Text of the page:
Chlorite group

Chlorite group
Chlorite group
Category Mineral
Chemical formula (Mg,Fe)3(Si,Al)4O10
Color Various shades of green; rarely yellow, red, or white.
Crystal habit Foliated masses, scaley aggregates, disseminated flakes.
Crystal system Monoclinic 2/m; with some triclinic polymorphs.
Cleavage Perfect 001
Fracture Lamellar
Mohs scale hardness 2 – 2.5
Luster Vitreous, pearly, dull
Streak Pale green to grey
Specific gravity 2.6–3.3
Refractive index 1.57 -1.67
Other characteristics Folia flexible – not elastic

The chlorites are a group of phyllosilicate minerals. Chlorites can be described by the following four endmembers based on their chemistry via substitution of the following four elements in the silicate lattice; Mg, Fe, Ni, and Mn.

  • Clinochlore: (Mg5Al)(AlSi3)O10(OH)8
  • Chamosite: (Fe5Al)(AlSi3)O10(OH)8
  • Nimite: (Ni5Al)(AlSi3)O10(OH)8
  • Pennantite: (Mn,Al)6(Si,Al)4O10(OH)8

In addition, zinc, lithium, and calcium species are known. The great range in composition results in considerable variation in physical, optical, and X-ray properties. Similarly, the range of chemical composition allows chlorite group minerals to exist over a wide range of temperature and pressure conditions. For this reason chlorite minerals are ubiquitous minerals within low and medium temperature metamorphic rocks, some igneous rocks, hydrothermal rocks and deeply buried sediments.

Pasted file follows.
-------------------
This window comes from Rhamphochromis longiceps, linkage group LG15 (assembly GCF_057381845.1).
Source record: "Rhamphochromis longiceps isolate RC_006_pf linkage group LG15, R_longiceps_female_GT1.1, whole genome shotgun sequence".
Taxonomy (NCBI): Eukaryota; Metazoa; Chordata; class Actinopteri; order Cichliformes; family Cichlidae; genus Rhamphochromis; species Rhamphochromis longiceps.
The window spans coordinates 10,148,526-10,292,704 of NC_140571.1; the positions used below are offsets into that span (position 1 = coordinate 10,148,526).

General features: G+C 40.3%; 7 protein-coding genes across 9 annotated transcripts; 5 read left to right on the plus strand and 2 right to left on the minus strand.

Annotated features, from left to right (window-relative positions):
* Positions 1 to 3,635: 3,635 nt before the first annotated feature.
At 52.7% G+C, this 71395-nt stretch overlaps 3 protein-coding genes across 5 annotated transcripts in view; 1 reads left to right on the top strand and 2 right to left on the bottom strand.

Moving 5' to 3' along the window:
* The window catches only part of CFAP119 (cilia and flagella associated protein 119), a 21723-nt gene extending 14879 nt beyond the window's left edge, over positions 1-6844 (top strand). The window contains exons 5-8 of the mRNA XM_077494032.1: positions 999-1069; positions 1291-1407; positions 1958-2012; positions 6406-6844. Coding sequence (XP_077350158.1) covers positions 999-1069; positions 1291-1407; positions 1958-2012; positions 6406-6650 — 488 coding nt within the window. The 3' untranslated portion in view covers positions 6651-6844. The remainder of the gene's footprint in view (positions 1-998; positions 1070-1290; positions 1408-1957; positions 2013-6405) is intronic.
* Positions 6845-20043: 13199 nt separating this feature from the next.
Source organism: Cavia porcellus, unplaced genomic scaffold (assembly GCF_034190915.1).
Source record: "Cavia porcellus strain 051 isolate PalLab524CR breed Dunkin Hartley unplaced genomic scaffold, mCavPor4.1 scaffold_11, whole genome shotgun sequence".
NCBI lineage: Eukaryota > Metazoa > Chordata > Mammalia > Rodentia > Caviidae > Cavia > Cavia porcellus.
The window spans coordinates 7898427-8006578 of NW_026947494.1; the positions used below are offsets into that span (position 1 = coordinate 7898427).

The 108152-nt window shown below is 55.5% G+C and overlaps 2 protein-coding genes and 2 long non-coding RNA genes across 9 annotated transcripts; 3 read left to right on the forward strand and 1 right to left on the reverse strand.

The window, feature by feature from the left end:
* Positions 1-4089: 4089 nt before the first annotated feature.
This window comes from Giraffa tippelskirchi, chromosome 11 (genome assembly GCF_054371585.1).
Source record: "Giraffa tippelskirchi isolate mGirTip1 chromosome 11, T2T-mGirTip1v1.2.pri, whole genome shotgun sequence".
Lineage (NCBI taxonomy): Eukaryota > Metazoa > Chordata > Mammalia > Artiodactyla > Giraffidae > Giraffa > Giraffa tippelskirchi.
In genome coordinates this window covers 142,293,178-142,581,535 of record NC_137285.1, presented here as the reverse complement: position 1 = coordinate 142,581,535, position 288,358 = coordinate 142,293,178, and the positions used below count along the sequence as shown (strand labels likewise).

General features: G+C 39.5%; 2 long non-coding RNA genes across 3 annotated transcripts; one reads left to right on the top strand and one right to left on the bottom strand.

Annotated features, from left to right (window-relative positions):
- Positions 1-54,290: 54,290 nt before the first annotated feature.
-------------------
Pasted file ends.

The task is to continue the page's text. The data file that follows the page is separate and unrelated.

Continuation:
Chlorite structure

The typical general formula is: (Mg,Fe)3(Si,Al)4O10(OH)2·(Mg,Fe)3(OH)6. This formula emphasises the structure of the group.

Chlorites have a 2:1 sandwich structure (2:1 sandwich layer = tetrahedral-octahedral-tetrahedral = t-o-t...), this is often referred to as a talc layer. Unlike other 2:1 clay minerals, a chlorite's interlayer space (the space between each 2:1 sandwich filled by a cation) is composed of (Mg2+, Fe3+)(OH)6. This (Mg2+, Fe3+)(OH)6 unit is more commonly referred to as the brucite-like layer, due to its closer resemblance to the mineral brucite (Mg(OH)2). Therefore, chlorite's structure appears as follows: